Colette, the cult concept store on the swanky Rue Saint-Honoré, announced this morning that it would be closing its doors in December after two illustrious decades. Known for its quirky aesthetic and innovative collaborations, the Parisian landmark has long been a one-stop-shop for any savvy consumer in the market for an impressive souvenir, art book, gorgeous gadget, or mystery grab bag (who didn't want one of those?). Saint Laurent is reportedly in talks to take over the 8,000-square-foot space.
Why is Colette-the-store closing? "There is no Colette without Colette," and Colette-the-woman is ready to stop.— Vanessa Friedman (@VVFriedman) July 12, 2017
The news comes as a shock to many—especially the fashion community who killed many an hour or two at this expansive retail haven between shows. Founded in 1997 by Colette Roussaux, after whom the boutique is named, the trendy shop raked in a revenue of 28 million euros (or $31 million) last year alone, with e-commerce accounting for nearly 20 percent of that, per Business of Fashion. The closing of the space comes after a series of terrorist attacks hit Paris, affecting tourist spending, as well as a shift toward online shopping.
🔵I have learned that @colette is closing December 20th. @jasonschlossberg and I got engaged in @colette on December 24th 2012 in Colette's Water Bar. It is our favorite store, we love to eat, it is in Paris and we love to buy things - a perfect venue for our proposal. I was wearing an 'experimental outfit' that day and we sat next to a older woman who was dressed like Karl Lagerfeld. (obv) When Jason proposed I asked him if this was real - and she responded, "This is real and he seems genuine." We took these pics right after in the Colette photo booth. It was the back of our wedding announcement. As my dear grandfather always said, "nothing lasts forever." 🔵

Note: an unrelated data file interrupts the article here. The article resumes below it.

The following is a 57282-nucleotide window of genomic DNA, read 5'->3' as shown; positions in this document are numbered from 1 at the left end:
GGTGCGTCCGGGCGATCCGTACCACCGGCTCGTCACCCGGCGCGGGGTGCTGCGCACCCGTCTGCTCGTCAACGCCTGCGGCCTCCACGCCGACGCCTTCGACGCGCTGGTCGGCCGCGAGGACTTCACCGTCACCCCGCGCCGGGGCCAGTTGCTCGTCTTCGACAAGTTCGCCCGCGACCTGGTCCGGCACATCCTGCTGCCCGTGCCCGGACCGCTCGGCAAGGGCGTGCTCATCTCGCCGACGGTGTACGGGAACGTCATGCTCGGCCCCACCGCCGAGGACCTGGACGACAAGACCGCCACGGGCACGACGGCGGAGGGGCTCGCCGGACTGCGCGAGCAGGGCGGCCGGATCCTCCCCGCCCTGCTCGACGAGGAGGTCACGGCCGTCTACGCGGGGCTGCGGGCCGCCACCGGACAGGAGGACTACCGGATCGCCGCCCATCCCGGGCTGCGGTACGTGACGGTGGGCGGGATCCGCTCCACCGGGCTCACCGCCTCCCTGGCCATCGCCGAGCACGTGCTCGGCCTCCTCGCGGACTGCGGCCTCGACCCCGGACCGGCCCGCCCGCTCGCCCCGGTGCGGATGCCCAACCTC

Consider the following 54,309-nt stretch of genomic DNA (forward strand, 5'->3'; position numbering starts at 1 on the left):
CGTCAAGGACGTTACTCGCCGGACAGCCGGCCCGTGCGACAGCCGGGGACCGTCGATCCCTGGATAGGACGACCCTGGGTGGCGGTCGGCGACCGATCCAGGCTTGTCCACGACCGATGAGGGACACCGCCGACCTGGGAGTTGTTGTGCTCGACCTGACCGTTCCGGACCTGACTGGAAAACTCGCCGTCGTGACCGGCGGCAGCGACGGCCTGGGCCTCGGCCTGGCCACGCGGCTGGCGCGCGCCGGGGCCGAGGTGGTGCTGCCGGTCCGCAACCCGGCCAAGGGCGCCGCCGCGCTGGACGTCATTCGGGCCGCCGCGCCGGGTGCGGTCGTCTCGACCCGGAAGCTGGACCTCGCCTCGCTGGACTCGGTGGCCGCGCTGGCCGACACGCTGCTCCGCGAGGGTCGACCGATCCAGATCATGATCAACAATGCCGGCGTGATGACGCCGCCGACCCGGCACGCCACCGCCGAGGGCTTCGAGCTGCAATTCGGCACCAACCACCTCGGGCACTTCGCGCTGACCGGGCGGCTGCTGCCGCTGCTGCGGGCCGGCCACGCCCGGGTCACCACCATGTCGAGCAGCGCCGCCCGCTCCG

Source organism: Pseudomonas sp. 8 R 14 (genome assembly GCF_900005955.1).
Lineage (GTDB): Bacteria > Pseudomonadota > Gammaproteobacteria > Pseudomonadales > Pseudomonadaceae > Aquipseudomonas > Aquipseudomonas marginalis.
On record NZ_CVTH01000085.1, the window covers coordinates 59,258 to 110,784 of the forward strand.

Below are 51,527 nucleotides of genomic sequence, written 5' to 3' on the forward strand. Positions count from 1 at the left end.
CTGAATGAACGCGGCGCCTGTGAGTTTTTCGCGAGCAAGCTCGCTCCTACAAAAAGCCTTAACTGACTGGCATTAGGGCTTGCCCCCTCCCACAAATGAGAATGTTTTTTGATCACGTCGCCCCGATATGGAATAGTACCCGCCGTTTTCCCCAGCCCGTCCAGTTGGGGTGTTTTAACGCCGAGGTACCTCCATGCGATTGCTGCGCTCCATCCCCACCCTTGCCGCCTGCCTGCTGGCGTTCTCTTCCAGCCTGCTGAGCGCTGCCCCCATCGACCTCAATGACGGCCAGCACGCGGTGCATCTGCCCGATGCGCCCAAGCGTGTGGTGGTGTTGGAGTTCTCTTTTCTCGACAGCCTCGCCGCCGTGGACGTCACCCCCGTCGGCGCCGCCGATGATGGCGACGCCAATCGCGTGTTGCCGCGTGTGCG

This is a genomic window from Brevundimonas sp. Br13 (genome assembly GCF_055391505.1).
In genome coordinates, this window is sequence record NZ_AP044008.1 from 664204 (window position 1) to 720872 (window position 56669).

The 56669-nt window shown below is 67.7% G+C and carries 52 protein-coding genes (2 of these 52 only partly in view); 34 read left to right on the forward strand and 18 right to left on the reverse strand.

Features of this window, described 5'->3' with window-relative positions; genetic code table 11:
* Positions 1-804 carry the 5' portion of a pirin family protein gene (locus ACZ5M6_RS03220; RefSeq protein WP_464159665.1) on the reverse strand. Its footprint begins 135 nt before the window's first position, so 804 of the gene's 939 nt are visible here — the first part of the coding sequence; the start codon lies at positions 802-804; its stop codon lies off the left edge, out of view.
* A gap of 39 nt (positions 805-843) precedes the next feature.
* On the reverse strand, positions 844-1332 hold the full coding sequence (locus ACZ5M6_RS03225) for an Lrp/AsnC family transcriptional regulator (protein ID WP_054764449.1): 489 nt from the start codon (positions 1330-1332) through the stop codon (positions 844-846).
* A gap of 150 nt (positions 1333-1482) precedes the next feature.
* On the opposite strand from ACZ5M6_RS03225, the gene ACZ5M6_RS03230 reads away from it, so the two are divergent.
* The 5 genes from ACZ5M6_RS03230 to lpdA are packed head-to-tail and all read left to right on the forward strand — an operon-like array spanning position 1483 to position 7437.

Rossaux’s daughter, Sarah Andelman, has been the face of Colette since its inception. Her forward-thinking aesthetic and support of up-and-coming designers cemented the store as a new—and special—kind of retail model. (Colette was one of the first shops to stock Proenza Schouler, Rodarte, and Mary Katrantzou, for example.) An experiential curation of products and frequent, in-store events were particularly notable. Recently, it launched a series of month-long brand takeovers, beginning with Balenciaga from June 19 to August 5. French PR maven Lucien Pagès will be next, followed by Sacai, Thom Browne, Chanel, and, fittingly, Saint Laurent.
Bye bye Colette, since it's beginnings I've been shopping in Colette twice yearly. I was lucky to have a job that took me to Paris twice a year and lucky enough to have a job that required I research and shop Collette with every visit. The Rue St. Honoré will not be the same. Colette meant so much to me, Colette inspired me always to think out of the box and to remain true to my quirky and independent fashion choices. Colette inspired a different way to look at fashion, a way I always considered quite comfortable. Is it true that #allgoodthingscometoanend #colette #ruesthonore #fashion #homedecor #waterbar #designerwear #retail #avantgarde #newbeginnings @colette
In March, when the store celebrated its 20th anniversary, Andelman told WWD of Colette’s future: “Every year, people ask us how long we plan to go on. We are always searching for newness, discovering new designers and launching new talents, so there is no reason to give up. If suddenly there were nothing interesting left anywhere, we would reconsider, but fortunately something cool comes along every day.”
Colette was a model for what happens when a business chooses influence over revenue. It will be missed.— Stephan Ango (@kepano) July 12, 2017